Syria on the Potomac
It’s not quite the same thing as returning a U.S. ambassador to Damascus. But the Obama administration is sending a delegation to Syrian National Day celebrations to be held tonight at the Mandarin Oriental Hotel. It’s the first time the U.S. government has sent officials to grace the event in six years. The top U.S. ...
It’s not quite the same thing as returning a U.S. ambassador to Damascus. But the Obama administration is sending a delegation to Syrian National Day celebrations to be held tonight at the Mandarin Oriental Hotel.
It’s the first time the U.S. government has sent officials to grace the event in six years. The top U.S. diplomat attending tonight’s festivities is Obama’s recently nominated assistant secretary of state for Near Eastern Affairs, Amb. Jeffrey Feltman, along with other less senior officials.
The Lebanese embassy received an invitation to the event as well, if only yesterday, a Washington Middle East hand heard.
Feltman and Daniel Shapiro, the NSC senior director for the Middle East and North Africa, met with Syrian foreign ministry officials in Damascus last month.
But the Obama administration appears to be proceeding cautiously and without great haste towards greater engagement with Damascus.
"They are going extremely slowly — and with good reason," said David Schenker, a former Pentagon Syria and Lebanon analyst now with the Washington Institute for Near East Policy. Schenker said the Obama administration made a few under-the-radar gestures toward Syria early in the term — allowing the sale of spare parts of 747s that had previously been banned under the Syria Accountability Act, and permitting money transfers to a Syrian children’s cancer charity affiliated with the wife of Bashar al-Assad, the Syrian president.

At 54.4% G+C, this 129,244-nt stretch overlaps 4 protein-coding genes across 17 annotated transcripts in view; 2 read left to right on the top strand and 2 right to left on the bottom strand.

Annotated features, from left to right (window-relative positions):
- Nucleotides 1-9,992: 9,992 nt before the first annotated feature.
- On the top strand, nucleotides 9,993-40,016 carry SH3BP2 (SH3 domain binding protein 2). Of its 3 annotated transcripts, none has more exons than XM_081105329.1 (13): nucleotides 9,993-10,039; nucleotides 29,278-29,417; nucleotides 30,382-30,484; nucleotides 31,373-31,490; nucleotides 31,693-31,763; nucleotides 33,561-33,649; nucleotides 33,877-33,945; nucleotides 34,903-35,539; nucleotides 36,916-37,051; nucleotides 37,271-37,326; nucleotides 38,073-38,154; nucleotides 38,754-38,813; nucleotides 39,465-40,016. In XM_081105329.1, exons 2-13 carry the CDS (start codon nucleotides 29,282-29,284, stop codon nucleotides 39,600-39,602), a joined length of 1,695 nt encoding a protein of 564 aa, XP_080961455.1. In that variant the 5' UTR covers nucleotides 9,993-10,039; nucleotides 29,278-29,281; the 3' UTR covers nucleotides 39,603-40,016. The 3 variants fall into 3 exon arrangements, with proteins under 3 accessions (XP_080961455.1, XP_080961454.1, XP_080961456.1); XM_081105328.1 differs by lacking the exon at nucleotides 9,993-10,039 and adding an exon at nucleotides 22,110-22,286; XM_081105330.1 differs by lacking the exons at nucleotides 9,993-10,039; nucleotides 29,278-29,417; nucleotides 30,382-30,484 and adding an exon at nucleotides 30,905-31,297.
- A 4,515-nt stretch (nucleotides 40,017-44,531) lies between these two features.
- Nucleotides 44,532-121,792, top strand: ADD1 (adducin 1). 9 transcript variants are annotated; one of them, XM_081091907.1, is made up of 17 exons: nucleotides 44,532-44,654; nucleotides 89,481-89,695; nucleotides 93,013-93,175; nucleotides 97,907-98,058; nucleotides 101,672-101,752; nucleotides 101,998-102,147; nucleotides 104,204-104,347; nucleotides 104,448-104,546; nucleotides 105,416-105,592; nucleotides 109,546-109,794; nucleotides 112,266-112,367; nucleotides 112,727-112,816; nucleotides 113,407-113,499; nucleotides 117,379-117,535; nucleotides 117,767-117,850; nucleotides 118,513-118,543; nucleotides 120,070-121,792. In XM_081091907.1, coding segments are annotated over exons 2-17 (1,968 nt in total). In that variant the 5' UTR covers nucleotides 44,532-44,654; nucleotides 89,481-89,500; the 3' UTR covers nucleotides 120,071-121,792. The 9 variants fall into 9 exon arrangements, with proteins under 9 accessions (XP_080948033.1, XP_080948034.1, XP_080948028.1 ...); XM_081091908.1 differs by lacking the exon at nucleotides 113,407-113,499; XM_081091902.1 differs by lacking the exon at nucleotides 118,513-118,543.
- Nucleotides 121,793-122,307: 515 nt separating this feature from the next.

Among signs of reciprocity the United States has observed from Syria to date: better diplomatic access for U.S. embassy staff and visitors, the reopening of the American Language Center, initial help toward acquiring property to build a new embassy, and a general change of tone about the U.S.
One reason for the go-slow approach may be to avoid doing anything that might complicate the upcoming Lebanese elections, which are being held on June 7.
The Syrian and Lebanese governments have recently opened embassies in each others’ countries. But relations are still exceedingly delicate, and Syrian influence in Lebanese politics remains a major concern.
"Everyone in Lebanon, or rooting for one or another Lebanese team from the sidelines, has called for there to be ‘no foreign interference in the elections,’" said Benjamin Ryan of the Aspen Institute U.S.-Lebanon Dialogue. "The U.S. concerns vis a vis Syria and Iran going in to the elections are the potential for physical intimidation, violence, or even assassinations – all tactics that have been employed against anti-Syrian or pro-Western groups in the past. Whether because of the Syrian-Saudi rapprochement or the slow detente between the U.S. and Iran, it looks now like things will go relatively smoothly."
For now, tonight’s gesture continues the Obama administration’s efforts to show a greater willingness to engage with Damascus, if cautiously and with its eyes open.